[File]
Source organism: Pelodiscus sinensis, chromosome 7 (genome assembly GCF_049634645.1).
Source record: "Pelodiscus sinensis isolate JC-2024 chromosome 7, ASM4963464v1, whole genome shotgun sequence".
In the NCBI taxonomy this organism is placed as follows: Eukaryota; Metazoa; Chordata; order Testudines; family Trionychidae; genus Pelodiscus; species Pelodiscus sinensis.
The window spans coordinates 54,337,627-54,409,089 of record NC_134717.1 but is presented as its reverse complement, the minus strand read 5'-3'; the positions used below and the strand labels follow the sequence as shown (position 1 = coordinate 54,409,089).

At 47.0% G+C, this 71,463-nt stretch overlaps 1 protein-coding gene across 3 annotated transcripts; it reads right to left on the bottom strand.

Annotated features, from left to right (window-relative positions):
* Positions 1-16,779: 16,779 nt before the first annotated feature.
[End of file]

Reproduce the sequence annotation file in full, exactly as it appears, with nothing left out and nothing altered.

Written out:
Source organism: Pelodiscus sinensis, chromosome 7 (genome assembly GCF_049634645.1).
Source record: "Pelodiscus sinensis isolate JC-2024 chromosome 7, ASM4963464v1, whole genome shotgun sequence".
In the NCBI taxonomy this organism is placed as follows: Eukaryota; Metazoa; Chordata; order Testudines; family Trionychidae; genus Pelodiscus; species Pelodiscus sinensis.
The window spans coordinates 54,337,627-54,409,089 of record NC_134717.1 but is presented as its reverse complement, the minus strand read 5'-3'; the positions used below and the strand labels follow the sequence as shown (position 1 = coordinate 54,409,089).

At 47.0% G+C, this 71,463-nt stretch overlaps 1 protein-coding gene across 3 annotated transcripts; it reads right to left on the bottom strand.

Annotated features, from left to right (window-relative positions):
* Positions 1-16,779: 16,779 nt before the first annotated feature.